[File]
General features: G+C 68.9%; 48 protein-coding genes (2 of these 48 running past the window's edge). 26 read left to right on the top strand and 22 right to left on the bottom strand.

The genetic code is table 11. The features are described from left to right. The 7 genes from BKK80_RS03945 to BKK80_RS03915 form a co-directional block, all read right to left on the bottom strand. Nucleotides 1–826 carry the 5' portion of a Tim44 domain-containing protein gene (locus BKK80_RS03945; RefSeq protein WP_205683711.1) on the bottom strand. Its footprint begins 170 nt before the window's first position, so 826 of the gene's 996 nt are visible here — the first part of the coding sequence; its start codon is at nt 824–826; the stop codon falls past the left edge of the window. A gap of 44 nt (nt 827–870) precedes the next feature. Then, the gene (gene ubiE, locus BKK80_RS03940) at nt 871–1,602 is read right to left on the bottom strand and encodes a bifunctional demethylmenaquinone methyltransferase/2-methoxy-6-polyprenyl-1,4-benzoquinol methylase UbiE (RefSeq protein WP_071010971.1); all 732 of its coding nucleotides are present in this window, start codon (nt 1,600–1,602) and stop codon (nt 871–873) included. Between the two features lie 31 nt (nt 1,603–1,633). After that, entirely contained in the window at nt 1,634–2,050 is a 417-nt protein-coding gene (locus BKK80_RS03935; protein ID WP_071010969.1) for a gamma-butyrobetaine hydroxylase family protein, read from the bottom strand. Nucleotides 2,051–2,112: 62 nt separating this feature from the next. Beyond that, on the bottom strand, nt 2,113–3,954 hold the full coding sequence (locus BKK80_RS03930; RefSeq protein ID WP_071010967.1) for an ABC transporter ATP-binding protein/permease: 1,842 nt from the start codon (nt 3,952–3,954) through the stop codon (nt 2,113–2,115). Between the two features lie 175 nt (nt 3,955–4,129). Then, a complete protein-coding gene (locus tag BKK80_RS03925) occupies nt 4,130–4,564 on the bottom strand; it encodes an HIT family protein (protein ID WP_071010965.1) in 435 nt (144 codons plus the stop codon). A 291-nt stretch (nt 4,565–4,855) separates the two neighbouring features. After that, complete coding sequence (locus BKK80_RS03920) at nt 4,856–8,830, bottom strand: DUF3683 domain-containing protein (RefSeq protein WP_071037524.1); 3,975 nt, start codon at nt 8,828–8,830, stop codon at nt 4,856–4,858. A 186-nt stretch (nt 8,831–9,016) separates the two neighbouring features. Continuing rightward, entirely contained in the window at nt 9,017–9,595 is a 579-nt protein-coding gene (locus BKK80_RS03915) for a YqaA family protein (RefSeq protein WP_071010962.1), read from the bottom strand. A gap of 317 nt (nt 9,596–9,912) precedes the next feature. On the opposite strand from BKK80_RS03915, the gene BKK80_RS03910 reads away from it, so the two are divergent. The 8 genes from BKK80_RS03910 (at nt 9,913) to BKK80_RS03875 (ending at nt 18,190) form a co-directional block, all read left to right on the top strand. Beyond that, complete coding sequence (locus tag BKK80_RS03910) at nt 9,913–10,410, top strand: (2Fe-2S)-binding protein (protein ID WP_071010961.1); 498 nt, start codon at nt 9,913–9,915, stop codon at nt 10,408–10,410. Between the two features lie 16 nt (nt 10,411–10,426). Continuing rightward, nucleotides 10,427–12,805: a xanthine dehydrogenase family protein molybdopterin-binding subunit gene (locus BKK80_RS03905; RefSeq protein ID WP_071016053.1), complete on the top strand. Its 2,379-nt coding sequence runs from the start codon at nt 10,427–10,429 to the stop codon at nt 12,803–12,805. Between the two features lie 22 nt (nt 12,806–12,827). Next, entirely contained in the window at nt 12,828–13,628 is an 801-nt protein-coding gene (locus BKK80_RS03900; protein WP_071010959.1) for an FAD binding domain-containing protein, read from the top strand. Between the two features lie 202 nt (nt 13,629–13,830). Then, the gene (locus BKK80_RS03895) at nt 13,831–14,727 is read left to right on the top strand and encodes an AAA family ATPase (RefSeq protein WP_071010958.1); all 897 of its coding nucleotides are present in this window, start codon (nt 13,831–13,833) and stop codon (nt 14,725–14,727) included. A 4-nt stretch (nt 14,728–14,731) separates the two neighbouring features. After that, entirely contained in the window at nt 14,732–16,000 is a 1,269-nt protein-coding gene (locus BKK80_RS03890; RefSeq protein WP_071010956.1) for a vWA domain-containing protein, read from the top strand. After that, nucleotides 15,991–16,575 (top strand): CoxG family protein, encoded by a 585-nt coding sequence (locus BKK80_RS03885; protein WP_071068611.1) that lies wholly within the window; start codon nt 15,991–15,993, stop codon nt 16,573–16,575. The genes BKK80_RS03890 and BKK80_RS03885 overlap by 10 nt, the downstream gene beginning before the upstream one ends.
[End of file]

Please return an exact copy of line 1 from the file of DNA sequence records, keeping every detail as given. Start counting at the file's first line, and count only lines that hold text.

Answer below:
General features: G+C 68.9%; 48 protein-coding genes (2 of these 48 running past the window's edge). 26 read left to right on the top strand and 22 right to left on the bottom strand.